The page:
April May 8, 2008, 5:18 PM

I am happy guys find Moms hot. Is that bad?

April May 8, 2008, 5:34 PM

I don’t see the big deal - personally, I wouldn’t care if someone called me a MILF. It doesn’t really matter… if it flatters some people, who cares? It doesn’t mean they need to grow up or get over themselves. Maybe passing judgment on others on such a trivial matter proves that maybe you should grow up and get over yourself?

AMG May 8, 2008, 5:56 PM

Funny - I was actually called a MILF today by some high-schoolers. Considering I’m 37 and had a baby 9 weeks ago, I find it extremely flattering!

newmom May 8, 2008, 6:11 PM

I saw American Pie and I thought it was appropriate for the movie and funny at the time but somehow I don’t think I’d like someone to use the term about me just because the language is a bit too strong. Sure I want to be seen as attractive but I’m not sure I care if a high school kid thinks I’m ‘F’ worthy. Kinda gross.
Also now it’s overused and that’s just boring either way.

Anon May 8, 2008, 7:15 PM

What next FILF?

This is not a nice acronym at all. A REAL Mother is a person who society should have respect for. Whether or not you find her sexy.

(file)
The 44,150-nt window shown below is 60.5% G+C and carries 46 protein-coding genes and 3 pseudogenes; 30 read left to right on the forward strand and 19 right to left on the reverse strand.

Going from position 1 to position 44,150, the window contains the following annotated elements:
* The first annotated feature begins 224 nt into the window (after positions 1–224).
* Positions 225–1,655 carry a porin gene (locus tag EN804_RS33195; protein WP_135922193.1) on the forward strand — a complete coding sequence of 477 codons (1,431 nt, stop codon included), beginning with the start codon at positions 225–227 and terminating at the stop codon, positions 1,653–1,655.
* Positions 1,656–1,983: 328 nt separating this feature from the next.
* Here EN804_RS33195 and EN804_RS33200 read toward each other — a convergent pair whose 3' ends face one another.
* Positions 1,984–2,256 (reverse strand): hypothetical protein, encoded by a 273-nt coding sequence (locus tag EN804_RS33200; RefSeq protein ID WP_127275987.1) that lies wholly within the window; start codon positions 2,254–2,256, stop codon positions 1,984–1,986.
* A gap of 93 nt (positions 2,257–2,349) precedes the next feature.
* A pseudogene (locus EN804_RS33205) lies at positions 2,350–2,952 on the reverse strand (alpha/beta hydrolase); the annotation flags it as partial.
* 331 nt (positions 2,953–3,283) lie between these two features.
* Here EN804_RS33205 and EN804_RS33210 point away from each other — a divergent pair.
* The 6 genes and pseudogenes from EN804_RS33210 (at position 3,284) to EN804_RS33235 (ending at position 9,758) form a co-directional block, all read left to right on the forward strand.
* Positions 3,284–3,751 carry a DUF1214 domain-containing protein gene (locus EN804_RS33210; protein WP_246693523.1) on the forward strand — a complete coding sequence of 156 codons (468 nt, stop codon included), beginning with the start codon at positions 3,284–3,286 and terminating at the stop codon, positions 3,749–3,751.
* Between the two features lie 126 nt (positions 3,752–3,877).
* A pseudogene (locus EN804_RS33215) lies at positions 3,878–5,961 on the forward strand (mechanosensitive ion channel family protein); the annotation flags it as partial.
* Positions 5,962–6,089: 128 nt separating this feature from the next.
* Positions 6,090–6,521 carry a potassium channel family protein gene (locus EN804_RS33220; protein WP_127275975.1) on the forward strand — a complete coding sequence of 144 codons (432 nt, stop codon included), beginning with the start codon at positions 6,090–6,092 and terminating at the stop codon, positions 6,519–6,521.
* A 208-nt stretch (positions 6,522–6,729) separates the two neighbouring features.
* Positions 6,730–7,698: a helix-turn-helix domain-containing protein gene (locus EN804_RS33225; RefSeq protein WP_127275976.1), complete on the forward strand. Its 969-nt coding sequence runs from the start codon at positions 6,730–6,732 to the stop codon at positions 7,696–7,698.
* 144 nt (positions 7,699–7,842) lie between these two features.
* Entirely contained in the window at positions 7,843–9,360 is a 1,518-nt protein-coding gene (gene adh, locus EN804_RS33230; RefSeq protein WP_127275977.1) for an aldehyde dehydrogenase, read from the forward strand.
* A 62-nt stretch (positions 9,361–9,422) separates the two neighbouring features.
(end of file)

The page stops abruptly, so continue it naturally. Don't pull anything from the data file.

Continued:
I’m not sure what REAL Mother would like High School Children to look at them in that manner or have their own child look at a friends mother in that manner. I suppose a very insecure mother! who always wants to remain young and ageless.

It’s just a matter of time before the people who use this acronym start acting upon their words either voluntarily or by force.

That would make a nice headline right? If they film it they can put it on you tube.

I don’t think we should fan the flame on this one. I think we should pour a bucket on it. Adults have a responsibility to educate the younger generation about acceptable social responsibilities towards others.


Christie Gucker May 9, 2008, 8:49 AM

I find being called a MILF VERY flattering! Anytime anyone compliments me in any way I find it flattering. I think people have become too sensitive to EVERYTHING lately. Everything has become an issue. It’s a shame because it brings the humanity and kindness out of the world. I am NOT advocating sexual harrasment in anyway here. I just know that sometimes, being a mom is the LEAST flattering thing. I can’t tell you how many times I get to work only to find a yogurt stain on my pants from my daughters or I’m a pack mule carrying all their “stuff” to and from. Then there’s always the times when we’re so busy trying to get the kids ready and everything together for something that I don’t have time to make sure I am all put together, and my socks don’t match or I didn’t have time to get my hair done and it’s into a ponytail. So if someone thinks I look like a MILF….then GOOD FOR ME!